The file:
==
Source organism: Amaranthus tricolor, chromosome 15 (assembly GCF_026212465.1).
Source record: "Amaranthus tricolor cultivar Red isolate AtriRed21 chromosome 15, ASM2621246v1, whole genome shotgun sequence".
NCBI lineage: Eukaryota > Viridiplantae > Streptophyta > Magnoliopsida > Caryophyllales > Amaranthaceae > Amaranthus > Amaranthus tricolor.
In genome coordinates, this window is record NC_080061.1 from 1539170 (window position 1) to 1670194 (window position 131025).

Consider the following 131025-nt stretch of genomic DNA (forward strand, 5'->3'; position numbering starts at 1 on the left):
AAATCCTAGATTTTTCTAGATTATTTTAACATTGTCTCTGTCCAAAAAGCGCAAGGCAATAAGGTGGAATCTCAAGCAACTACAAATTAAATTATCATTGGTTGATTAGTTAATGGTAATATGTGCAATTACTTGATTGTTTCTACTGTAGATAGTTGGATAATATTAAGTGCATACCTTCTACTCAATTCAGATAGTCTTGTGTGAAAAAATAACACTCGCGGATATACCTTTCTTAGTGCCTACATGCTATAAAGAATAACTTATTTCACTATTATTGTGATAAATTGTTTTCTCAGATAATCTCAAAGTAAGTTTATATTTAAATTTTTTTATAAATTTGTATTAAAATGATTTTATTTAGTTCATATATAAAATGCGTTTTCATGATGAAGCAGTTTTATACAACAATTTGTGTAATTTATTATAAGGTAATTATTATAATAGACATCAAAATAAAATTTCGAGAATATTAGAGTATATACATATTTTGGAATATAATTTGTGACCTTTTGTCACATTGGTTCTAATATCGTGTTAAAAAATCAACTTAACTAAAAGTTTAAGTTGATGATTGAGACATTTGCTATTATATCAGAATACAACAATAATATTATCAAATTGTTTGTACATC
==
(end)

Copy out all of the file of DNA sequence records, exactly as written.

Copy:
Source organism: Amaranthus tricolor, chromosome 15 (assembly GCF_026212465.1).
Source record: "Amaranthus tricolor cultivar Red isolate AtriRed21 chromosome 15, ASM2621246v1, whole genome shotgun sequence".
NCBI lineage: Eukaryota > Viridiplantae > Streptophyta > Magnoliopsida > Caryophyllales > Amaranthaceae > Amaranthus > Amaranthus tricolor.
In genome coordinates, this window is record NC_080061.1 from 1539170 (window position 1) to 1670194 (window position 131025).

Consider the following 131025-nt stretch of genomic DNA (forward strand, 5'->3'; position numbering starts at 1 on the left):
AAATCCTAGATTTTTCTAGATTATTTTAACATTGTCTCTGTCCAAAAAGCGCAAGGCAATAAGGTGGAATCTCAAGCAACTACAAATTAAATTATCATTGGTTGATTAGTTAATGGTAATATGTGCAATTACTTGATTGTTTCTACTGTAGATAGTTGGATAATATTAAGTGCATACCTTCTACTCAATTCAGATAGTCTTGTGTGAAAAAATAACACTCGCGGATATACCTTTCTTAGTGCCTACATGCTATAAAGAATAACTTATTTCACTATTATTGTGATAAATTGTTTTCTCAGATAATCTCAAAGTAAGTTTATATTTAAATTTTTTTATAAATTTGTATTAAAATGATTTTATTTAGTTCATATATAAAATGCGTTTTCATGATGAAGCAGTTTTATACAACAATTTGTGTAATTTATTATAAGGTAATTATTATAATAGACATCAAAATAAAATTTCGAGAATATTAGAGTATATACATATTTTGGAATATAATTTGTGACCTTTTGTCACATTGGTTCTAATATCGTGTTAAAAAATCAACTTAACTAAAAGTTTAAGTTGATGATTGAGACATTTGCTATTATATCAGAATACAACAATAATATTATCAAATTGTTTGTACATC